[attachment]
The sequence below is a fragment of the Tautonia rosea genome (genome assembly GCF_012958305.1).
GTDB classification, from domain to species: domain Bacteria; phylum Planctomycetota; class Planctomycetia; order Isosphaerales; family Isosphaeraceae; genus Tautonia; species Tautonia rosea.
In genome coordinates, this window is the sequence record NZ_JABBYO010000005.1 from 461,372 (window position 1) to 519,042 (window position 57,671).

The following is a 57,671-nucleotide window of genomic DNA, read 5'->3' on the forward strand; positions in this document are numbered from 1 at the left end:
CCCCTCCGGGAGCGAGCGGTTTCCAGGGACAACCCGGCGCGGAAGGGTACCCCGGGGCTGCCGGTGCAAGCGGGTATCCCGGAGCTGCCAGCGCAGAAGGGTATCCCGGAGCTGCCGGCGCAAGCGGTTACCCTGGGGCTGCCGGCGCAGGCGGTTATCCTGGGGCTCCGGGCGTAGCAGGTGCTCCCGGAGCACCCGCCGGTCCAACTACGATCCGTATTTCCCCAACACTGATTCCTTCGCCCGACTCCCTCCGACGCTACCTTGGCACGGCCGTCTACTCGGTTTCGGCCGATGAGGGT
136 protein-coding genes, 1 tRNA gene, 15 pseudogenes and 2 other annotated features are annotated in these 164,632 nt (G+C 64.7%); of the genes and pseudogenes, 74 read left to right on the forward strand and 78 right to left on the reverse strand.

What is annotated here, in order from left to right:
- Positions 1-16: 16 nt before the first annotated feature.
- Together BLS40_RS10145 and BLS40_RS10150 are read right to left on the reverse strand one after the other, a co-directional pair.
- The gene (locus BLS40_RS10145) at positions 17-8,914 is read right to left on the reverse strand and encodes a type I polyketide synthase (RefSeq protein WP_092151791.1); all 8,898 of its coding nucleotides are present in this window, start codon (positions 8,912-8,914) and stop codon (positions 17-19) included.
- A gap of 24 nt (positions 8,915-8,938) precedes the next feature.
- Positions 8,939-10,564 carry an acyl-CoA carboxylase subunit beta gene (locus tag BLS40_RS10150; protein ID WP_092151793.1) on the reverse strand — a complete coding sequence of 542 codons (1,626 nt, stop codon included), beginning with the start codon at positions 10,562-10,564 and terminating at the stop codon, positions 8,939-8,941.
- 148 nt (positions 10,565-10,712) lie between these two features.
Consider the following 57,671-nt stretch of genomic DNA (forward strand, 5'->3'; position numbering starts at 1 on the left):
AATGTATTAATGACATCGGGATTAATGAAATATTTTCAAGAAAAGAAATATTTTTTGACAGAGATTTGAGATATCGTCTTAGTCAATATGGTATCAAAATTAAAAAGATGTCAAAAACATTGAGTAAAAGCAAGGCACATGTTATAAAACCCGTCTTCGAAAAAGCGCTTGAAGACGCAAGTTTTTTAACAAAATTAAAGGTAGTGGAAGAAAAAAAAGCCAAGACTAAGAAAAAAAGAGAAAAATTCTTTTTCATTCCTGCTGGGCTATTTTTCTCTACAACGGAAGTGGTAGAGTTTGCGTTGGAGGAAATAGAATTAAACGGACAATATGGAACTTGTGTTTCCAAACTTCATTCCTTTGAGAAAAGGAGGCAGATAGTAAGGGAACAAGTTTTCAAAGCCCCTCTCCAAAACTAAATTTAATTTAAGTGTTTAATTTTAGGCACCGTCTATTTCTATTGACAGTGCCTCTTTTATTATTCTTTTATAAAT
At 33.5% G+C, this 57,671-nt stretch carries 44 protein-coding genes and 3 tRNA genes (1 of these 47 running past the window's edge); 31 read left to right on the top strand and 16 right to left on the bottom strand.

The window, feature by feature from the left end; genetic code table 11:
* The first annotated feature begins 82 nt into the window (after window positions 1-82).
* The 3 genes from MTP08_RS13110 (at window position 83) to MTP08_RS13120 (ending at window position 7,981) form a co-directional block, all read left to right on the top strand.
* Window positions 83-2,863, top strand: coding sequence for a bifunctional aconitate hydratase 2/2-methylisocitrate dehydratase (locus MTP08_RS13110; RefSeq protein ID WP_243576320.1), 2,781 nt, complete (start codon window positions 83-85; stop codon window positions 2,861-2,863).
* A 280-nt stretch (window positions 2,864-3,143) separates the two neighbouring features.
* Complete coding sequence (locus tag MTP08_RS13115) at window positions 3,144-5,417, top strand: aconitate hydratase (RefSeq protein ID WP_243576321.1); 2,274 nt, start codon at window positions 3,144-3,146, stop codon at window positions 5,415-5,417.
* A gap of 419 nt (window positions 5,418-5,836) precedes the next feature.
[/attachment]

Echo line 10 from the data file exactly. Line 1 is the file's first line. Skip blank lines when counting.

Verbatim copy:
- The gene (locus BLS40_RS10145) at positions 17-8,914 is read right to left on the reverse strand and encodes a type I polyketide synthase (RefSeq protein WP_092151791.1); all 8,898 of its coding nucleotides are present in this window, start codon (positions 8,912-8,914) and stop codon (positions 17-19) included.